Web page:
Heart Unions Week focuses on a New Deal for Working People

Many in the Labour movement have used Heart Unions Week to explain the importance of creating a framework to defend and extend worker's rights

18 Feb 2022| News

Heart Unions week, held this year between the 14th and 20th of February, is described by the TUC as “a chance to tell the story about why unions are vital for everyone at work, and encourage people who aren’t yet in a union to join.”

Each year, the event is getting bigger, with trade unions across the UK flooding social media with positive stories about the impact of trade unions and reasons to join. Unions right across the board, from the largest to the smallest, have shared the stories of the reps and members on social media, using the hashtags #HeartUnions and #HeartUnionsWeek.

Many in the Labour movement have used Heart Unions Week to explain the importance of trade unions in our society, and crucially, also, to publicise and discuss the important work that had been done to create a framework to defend and extend worker’s rights, much of which has involved the IER, in its current form a ‘New Deal for Working People’.

Justin Madders MP, Shadow Secretary for Employment Rights, wrote an excellent piece in Labourlist, on why Labour’s New Deal is so important:

“…unions have been subjected to increasingly restrictive rules. The UK has one of the most regulated systems of industrial action in the world, with unions having to comply with complex and often unnecessary legal requirements. These restrictions mean collective bargaining and organising is made more difficult.

The imbalance of power between individual workers and employers means that it is essential that workers can band together to improve their bargaining power. The right of unions to operate effectively in the workplace is vital for achieving fairness, dignity and democracy at work for all.”

Andy McDonald MP, who was instrumental in drawing up the Green Paper, urged supporters to sign up to back the New Deal for Working People, adding:

“It was an honour to lead for the Labour Party on the New Deal for Working People. I am so grateful to our affiliated unions for their superb work & collaboration on a policy programme that will transform the lives of millions of working people, their families & communities.

Achieving “a community in which power, wealth & opportunity are in the hands of the many not the few” is only possible when the political & industrial arms of our movement work as one. The prize is huge, and we can grasp it if we choose to do so.

But the relationship with the unions requires great care & attention. If we get it right, we have a real chance of transforming things for the better. If we don’t, the alternative is continued grotesque inequality & the preservation of vested interests of the rich & powerful.”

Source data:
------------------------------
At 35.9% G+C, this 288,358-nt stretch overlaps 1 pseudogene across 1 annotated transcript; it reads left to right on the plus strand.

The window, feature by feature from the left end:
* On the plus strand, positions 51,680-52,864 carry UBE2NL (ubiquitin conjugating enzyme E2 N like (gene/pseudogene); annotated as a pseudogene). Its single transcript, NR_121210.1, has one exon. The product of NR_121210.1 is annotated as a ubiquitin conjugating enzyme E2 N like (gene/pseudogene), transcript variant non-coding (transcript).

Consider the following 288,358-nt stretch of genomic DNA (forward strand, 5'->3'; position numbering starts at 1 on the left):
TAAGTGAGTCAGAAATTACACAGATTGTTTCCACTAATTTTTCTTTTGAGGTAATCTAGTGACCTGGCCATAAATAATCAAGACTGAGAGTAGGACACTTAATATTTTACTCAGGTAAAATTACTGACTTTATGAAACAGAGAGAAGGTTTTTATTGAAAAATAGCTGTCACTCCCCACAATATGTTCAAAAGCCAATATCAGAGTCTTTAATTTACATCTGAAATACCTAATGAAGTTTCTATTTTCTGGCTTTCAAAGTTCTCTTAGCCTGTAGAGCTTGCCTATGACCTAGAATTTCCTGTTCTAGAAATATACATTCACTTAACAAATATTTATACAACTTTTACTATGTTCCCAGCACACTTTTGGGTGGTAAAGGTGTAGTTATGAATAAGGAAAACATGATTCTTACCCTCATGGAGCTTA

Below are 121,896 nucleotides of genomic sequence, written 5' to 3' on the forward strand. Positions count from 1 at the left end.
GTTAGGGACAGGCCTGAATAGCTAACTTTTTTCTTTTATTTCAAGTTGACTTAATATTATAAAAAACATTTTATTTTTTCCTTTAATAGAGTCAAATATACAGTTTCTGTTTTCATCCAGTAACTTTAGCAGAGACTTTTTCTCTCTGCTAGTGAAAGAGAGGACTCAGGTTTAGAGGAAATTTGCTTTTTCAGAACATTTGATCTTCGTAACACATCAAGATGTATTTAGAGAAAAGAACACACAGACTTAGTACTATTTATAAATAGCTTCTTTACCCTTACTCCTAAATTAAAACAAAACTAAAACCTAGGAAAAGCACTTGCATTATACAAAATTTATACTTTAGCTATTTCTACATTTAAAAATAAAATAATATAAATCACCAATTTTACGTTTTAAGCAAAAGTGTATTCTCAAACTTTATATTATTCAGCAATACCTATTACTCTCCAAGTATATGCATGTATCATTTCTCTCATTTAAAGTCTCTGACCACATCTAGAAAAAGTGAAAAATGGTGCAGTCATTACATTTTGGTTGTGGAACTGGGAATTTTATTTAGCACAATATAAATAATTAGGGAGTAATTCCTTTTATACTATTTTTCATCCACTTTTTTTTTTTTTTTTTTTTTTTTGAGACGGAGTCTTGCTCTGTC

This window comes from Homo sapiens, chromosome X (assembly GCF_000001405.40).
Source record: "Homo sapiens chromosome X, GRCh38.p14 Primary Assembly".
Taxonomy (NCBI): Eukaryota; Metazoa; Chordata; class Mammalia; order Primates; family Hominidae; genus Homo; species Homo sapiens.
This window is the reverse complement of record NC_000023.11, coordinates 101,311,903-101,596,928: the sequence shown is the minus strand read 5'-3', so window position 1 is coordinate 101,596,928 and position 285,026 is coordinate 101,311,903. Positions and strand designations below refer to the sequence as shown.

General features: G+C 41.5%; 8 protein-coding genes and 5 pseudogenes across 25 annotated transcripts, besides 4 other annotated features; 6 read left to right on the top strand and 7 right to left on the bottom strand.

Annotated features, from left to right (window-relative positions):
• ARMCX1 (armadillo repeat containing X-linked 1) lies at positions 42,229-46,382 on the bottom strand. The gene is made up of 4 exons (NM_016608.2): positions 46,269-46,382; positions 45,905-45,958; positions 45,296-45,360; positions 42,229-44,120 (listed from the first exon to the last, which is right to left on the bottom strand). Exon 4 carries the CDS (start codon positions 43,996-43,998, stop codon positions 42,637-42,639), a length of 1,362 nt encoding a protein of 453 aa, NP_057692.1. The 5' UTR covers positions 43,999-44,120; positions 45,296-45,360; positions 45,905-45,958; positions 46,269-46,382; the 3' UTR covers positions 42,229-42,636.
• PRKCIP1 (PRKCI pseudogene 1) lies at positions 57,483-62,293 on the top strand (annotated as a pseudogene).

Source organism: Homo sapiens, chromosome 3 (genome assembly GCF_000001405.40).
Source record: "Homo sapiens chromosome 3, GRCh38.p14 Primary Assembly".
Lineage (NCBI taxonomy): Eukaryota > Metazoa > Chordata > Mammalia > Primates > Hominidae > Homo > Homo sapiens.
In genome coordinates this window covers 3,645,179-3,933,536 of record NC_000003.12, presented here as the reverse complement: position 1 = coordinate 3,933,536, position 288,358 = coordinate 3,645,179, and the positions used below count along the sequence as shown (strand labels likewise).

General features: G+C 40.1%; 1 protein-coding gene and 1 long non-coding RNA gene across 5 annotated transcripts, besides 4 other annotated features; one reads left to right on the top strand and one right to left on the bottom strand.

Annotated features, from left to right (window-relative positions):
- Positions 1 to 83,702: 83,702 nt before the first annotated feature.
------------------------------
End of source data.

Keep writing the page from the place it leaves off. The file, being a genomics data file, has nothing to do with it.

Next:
Angela Rayner MP, who formally launched the paper at the 2021 Labour Conference, wrote in the Mirror about why joining a union is vital for workers feeling the pinch of the cost-of-living crisis and emphasised the New Deal as a way of achieving better pay, conditions and security:

“It is when we come together that we are strongest and achieve the most. Security at work, prosperity in decent pay, and all workers treated with respect. That is Labour’s New Deal for Working People and the driving mission of the Labour movement.”

Labour Unions, the organisation which acts as the collective voice of the 11 trade unions who are affiliated to the Labour Party, have produced an explainer to the New Deal for Working People, here.

Their director, Helen Pearce, wrote a piece, also in Labourlist, celebrating the trade union link and highlighting the New Deal. In her article, she said:

“Trade unions were founded in the heat of the industrial revolution to fight for better pay and conditions, and unions are organising, campaigning, negotiating and winning for working people across the UK every single day. Want a better deal at work? Join a union. But we also need a government that will deliver for workers: enshrining the rights that workers should be able to rely on, giving unions new rights to help them organise and win for their members, undoing the unfair restrictions on unions taking action to defend their members’ pay and conditions, and putting power back into the hands of working people.”

When the New Deal for Working People announcement was made, back in July last year, it was welcomed by the IER, but with a warning that the “devil will be in the detail”. Keith Ewing, IER President said:

“We welcome the Labour Party’s continued commitment to many of the IER’s Manifesto for Labour Law recommendations, originally adopted by the Party in 2016, including strengthening trade union rights, promoting access to collective bargaining arrangements, day one rights for workers, stronger protections against discrimination and harassment, harnessing the power of public procurement to promote fair workplaces, and a real living wage.

However, the devil will be in the detail. It is vital that sectoral collective bargaining – rather than simply at enterprise level – becomes the focus of this effort. Much modern research has shown that this is the best way to raise pay and conditions at work, as well as resist unscrupulous employers’ attempts to undermine unions. This push should be bolstered through public procurement by including as conditions of public contracts that employers recognise trade unions and adhere to collective agreements.”